The Growth of Meg Myers



Last spring, Life+Times premiered indie songwriter and songstress Meg Myers’ “Heart Heart Head” video. Much like the intense visual aesthetic of the video (she drags a fiery dead tree!), Meg’s powerful vocals along with her potent soul piercing lyrics highlights her vulnerability and emotional fearlessness. “I think one of my biggest times that I’ve grown as a songwriter and just human in general has been just really this past year,” Meg says. Her growth as both an artist and person will be even more evident on Meg’s debut album as it’s already a stunning feature of her two previously released EPs – Daughter In The Choir and Make a Shadow.

You can catch Meg at this weekend’s Governors Ball Music Festival in NYC. She’ll also be performing in select cities this summer. Here, Life + Times catches up with the songbird during a pit stop while touring with Broods.

Life+Times: Not that I sing or anything, but I’m insanely jealous that your toured with the Pixies. You have to tell me how that was.
Meg Myers
: It’s funny yesterday I went to get breakfast at a diner and after playing [Music Hall of] Williamsburg the night before and when I went into the diner they were playing Pixies, like, their album. I was like, ‘Oh, that’s random.’ I know it’s a popular band to play, but just the next day when I go in, like, I had opened for the Pixies at Williamsburg the last time I was in New York. It was cool. Yeah, we did two shows in LA and one show in New York. We didn’t really hang with them that much, but we met them. They’re so nice. We’ve been really lucky with the bands that we’ve got to play with so far. We’re all, like, really big fans. It was a huge privilege and, like, yeah. It was awesome. It was cool too because it was a little nerve racking playing to their crowd because that’s none of our fans. We definitely won some fans, and like, the crowd seemed to have really loved it too.

L+T: That’s good. To your point, the crowd was there to see the Pixies, but I know personally for me as a journalist and music fan, that’s the best way of finding out who’s up-and-coming. That exposure is good. I see the correlation and it makes sense that you opened for them because lyrically you have a ton of songs and they all have a lot of depth and rawness to them. The Pixies also with their lyrics is the same. Not too far-fetched.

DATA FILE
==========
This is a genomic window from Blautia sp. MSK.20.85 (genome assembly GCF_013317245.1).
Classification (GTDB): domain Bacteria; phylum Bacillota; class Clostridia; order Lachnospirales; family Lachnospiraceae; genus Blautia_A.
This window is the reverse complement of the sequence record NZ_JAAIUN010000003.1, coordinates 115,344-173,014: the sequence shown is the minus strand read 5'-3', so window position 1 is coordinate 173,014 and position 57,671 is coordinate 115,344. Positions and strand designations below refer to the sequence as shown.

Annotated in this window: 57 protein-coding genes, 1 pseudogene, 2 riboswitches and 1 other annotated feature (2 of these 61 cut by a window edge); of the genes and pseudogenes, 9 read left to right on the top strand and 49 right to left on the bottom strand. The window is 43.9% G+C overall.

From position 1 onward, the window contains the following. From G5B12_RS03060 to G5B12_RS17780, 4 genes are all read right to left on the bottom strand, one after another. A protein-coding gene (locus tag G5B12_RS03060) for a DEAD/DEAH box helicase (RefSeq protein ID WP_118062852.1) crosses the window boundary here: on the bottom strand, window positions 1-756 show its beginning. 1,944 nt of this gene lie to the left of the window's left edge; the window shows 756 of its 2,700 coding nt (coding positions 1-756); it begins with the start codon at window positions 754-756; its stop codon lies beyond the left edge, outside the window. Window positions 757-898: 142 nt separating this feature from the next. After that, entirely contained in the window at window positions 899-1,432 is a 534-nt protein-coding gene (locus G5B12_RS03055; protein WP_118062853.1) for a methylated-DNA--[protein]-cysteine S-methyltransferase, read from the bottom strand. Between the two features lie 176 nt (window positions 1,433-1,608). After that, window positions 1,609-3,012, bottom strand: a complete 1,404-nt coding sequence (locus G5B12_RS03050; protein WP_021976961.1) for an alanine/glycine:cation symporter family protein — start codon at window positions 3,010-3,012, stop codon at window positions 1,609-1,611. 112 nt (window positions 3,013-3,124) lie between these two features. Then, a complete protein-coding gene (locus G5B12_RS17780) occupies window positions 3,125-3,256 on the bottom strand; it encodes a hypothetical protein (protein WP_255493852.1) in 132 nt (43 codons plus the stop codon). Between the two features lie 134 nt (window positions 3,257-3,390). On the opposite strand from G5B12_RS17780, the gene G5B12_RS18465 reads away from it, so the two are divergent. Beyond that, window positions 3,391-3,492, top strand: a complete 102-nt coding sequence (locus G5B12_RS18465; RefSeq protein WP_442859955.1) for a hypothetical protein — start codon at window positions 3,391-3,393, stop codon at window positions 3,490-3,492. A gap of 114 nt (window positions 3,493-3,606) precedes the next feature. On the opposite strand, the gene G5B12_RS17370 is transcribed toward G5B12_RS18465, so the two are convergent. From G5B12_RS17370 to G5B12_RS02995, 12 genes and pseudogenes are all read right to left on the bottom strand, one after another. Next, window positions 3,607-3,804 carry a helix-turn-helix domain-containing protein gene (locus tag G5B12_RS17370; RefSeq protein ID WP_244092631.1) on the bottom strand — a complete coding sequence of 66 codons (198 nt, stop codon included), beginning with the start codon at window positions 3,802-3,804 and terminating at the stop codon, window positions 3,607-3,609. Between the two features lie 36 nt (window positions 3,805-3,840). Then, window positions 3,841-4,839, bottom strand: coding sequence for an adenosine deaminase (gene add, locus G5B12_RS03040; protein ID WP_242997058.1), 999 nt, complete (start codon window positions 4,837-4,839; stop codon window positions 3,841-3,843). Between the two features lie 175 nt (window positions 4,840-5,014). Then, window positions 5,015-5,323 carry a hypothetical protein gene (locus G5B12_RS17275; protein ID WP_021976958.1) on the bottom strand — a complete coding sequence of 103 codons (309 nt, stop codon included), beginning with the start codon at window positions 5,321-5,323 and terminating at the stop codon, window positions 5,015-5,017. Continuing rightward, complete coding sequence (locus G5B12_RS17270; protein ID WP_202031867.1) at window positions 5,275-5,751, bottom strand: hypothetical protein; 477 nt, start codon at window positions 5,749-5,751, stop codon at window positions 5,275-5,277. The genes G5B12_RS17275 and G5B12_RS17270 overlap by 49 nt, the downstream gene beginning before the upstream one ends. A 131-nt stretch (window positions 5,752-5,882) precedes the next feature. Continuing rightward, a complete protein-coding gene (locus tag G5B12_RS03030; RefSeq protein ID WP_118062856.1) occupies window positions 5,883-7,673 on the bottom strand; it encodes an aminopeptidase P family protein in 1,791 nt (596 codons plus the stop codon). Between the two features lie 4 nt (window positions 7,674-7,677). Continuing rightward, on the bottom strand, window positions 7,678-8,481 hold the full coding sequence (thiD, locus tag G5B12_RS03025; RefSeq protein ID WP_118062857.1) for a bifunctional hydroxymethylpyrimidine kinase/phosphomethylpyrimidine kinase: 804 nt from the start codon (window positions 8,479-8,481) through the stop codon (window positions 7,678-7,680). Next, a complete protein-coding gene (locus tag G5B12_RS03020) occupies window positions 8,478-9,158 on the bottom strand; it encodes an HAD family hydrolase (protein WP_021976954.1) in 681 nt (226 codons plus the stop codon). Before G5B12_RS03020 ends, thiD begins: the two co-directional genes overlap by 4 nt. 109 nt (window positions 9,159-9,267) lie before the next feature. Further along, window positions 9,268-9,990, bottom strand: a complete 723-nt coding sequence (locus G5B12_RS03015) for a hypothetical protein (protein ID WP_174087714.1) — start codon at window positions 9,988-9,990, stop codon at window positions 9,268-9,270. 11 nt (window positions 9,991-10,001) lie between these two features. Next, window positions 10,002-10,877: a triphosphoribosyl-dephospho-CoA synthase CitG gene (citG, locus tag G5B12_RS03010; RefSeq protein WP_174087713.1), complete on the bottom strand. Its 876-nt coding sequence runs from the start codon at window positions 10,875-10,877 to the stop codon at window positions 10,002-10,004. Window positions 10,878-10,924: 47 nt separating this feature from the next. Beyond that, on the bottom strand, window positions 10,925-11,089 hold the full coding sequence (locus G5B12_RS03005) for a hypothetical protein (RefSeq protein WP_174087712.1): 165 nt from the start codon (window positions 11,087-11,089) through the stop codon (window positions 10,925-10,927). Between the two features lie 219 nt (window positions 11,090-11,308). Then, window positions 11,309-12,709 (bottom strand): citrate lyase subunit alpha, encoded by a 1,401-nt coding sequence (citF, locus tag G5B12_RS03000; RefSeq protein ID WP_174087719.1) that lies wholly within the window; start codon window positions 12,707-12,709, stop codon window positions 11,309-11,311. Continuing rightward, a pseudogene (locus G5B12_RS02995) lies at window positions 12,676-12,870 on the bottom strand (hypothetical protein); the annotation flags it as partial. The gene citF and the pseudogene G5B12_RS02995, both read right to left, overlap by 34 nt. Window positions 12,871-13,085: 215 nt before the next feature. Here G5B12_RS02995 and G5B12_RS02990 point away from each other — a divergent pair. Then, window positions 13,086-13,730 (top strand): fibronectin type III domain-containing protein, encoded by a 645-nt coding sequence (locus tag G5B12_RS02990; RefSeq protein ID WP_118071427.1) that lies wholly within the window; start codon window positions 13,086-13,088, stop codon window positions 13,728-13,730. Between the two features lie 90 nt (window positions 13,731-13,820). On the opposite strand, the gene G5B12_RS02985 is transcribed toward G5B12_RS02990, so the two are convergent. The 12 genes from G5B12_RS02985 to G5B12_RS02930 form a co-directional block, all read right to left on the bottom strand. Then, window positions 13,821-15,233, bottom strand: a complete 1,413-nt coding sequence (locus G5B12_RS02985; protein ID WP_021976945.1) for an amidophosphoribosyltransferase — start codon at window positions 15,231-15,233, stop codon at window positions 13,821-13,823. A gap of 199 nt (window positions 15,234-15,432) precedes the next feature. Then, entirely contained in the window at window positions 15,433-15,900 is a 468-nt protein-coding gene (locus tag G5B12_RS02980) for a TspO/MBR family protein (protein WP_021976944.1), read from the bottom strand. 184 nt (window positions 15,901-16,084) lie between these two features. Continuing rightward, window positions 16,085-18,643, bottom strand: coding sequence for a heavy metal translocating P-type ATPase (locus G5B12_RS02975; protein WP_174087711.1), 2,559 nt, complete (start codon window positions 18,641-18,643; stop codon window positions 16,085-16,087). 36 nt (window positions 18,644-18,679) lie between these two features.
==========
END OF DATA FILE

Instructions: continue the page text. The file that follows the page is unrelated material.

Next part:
: Yeah, it’s all really a raw thing.

L+T: I know you’re a solo artist, but obviously for your EPs and when you’re touring you have a band. Tell me a little about them. Have you known some of these guys or girls for a while? How did you get your band together?
: The cello player – me and my producer met him like a couple of years ago. We found him through a friend or something and we had him play cello on “Monster.” He plays on the recording. And we just were just like, ‘Hey! Would you be down to do a few shows with us?’ He said, “Yeah” and after a few shows he gradually was a part of this. He said he was gonna be dedicated and stuff. That was awesome because we really like him and he’s just really amazing.

Sam, my drummer, like I’ve known him since I was 20. I’ve known him for like seven years…when I needed a drummer I just asked him. It was cool because we were already like good buddies. The guitarist is the newest member. We’ve only played a few shows with him. My producer was playing guitar, triggering all of the tracks and stuff and he did the Pixies show with us and everything. It was like, ‘He manages you and produces you, we need to get somebody else to play guitar.’ We just hired Michael recently. (Laughs) Speaking of the devil… (Michael steps inside the tour van)

L+T: So, that’s cool. They all have diverse and different stories. As far as songwriting goes, I find that for both Daughter In The Choir and Make a Shadow – I appreciate both those EPs – they both tell a story. It’s like taking a snapshot of a diary by Meg. When you write these songs, do they serve as a catharsis for you? Tell me more about your process.